After a very detailed discussion of the parties’ respective education agenda and achievements, the floor opened to a heated debate on the future agenda for the upcoming elections. After a long and interesting discussion, the parties’ representatives were able to reach agreement and in fact signed the minimum point agenda drafted by PCE for consideration by the policy dialogue participants. All parties representative signed the minimum agenda for education with consensus that include

1. As a follow-up to the 18th Amendment and RTE, coordination mechanisms should be created at all level (federal and provincial) to reflect national aspirations in education. There should be minimum National standards of education that Provinces and federal should follow.

The center and provinces should coordinate their capacity development initiatives in respect of textbooks development, assessment standards and quality assurance, teachers’ standards, school infrastructure, learning aids et al.

2. Formation of an interprovincial committee/ commission responsible for monitoring and evaluating the progress of education policies, plans and implementation of Article 25(A). This should have federal and provincial government representatives along with legislators, educational experts and civil society representatives as concerned stakeholders. Revision and adaptation of national education policy 2009 in relevance to the change national scenario under 18th amendment and RTE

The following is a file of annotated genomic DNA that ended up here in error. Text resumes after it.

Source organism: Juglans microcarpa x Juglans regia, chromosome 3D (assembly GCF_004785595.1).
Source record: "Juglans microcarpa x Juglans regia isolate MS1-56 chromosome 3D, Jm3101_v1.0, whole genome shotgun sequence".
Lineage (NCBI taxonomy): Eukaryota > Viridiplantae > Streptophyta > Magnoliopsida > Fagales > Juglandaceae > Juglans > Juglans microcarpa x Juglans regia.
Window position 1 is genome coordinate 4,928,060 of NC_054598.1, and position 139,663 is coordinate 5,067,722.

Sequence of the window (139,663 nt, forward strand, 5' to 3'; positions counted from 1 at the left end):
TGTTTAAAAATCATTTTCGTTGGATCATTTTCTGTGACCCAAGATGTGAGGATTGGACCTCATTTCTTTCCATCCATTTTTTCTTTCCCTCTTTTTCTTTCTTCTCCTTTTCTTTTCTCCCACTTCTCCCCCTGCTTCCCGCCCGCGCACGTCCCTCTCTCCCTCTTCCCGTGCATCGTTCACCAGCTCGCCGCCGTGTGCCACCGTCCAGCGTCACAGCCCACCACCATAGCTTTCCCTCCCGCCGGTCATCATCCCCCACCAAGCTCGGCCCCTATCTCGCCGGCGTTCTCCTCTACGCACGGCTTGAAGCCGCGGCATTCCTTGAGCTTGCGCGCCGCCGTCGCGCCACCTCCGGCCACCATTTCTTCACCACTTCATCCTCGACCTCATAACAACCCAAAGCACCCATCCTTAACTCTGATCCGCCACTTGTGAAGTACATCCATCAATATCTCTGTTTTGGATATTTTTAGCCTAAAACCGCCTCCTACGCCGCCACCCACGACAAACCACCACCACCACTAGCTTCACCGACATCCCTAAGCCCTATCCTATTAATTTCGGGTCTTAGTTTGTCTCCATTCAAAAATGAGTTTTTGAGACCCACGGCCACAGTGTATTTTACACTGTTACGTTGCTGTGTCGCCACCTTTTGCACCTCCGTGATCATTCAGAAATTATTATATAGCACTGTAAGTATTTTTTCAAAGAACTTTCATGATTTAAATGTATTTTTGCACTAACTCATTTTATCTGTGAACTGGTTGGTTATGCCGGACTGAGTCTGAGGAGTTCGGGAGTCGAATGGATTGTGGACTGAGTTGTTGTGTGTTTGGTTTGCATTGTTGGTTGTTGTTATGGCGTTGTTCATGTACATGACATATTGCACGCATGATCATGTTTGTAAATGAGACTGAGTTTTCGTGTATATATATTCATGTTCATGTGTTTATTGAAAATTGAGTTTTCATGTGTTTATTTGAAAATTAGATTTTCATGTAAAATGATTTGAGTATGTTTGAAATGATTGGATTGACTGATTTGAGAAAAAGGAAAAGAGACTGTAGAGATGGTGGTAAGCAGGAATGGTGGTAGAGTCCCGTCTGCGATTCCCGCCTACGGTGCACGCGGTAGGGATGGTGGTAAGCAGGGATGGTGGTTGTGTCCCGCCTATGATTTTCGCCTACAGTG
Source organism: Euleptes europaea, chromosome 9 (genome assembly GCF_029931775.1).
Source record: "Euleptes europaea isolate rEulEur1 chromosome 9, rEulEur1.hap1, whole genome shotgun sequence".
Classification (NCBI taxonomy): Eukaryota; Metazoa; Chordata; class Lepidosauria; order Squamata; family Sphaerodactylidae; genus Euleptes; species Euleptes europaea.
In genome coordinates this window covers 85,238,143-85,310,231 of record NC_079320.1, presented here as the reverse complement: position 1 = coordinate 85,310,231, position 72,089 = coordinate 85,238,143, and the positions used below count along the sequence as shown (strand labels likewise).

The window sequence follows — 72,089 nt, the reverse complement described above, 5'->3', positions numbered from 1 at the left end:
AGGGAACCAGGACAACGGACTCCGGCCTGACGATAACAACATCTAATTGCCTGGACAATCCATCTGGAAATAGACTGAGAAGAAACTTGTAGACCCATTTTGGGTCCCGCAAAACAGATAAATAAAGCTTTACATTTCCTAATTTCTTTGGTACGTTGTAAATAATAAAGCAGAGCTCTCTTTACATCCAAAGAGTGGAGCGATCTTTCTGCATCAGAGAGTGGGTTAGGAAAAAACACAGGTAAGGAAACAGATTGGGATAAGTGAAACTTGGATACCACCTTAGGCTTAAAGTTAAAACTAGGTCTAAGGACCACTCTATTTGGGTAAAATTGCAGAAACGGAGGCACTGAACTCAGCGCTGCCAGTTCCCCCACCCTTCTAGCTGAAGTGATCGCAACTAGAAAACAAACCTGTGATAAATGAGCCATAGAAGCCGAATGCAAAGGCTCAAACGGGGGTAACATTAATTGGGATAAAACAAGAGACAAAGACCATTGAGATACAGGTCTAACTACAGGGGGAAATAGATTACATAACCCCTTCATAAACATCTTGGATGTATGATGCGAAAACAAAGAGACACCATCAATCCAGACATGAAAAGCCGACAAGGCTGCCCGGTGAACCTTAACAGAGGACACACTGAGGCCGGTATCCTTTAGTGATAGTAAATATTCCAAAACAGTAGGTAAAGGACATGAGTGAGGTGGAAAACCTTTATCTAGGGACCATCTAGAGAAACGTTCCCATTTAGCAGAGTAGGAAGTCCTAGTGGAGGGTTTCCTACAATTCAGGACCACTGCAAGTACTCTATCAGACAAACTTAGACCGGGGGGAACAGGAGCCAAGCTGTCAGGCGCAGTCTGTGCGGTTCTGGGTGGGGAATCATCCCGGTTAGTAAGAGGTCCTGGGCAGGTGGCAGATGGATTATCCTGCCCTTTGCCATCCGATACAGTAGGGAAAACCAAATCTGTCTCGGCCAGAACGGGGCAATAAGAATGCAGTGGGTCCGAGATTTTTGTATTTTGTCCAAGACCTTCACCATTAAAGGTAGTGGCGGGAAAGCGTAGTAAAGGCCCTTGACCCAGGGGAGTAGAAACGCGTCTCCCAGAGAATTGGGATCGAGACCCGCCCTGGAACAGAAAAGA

3. Availability of schools at primary, elementary and secondary level based on contextual needs and demands, priority should be given to areas /locations where none exists, along with allocation of human and financial resources.

4. Ensure transparency and accountability in the education processes to help implement initiatives for improving the access and quality. Stakeholders’ involvement should be increased to enhance people’s participation in the processes and system.

5. Effective and efficient allocation utilization of allocated budget. All parties should together meet the national commitment of increasing allocation to education to 4% of the GDP and progressively raise it up to 7% within next five years as promised in National Education Policy 2009.A real interpretation of the budgets and its figures and statistics is required for actual improvement, and therefore, transparency and accountability. Ensure transparency in allocation and disbursement of educational funds.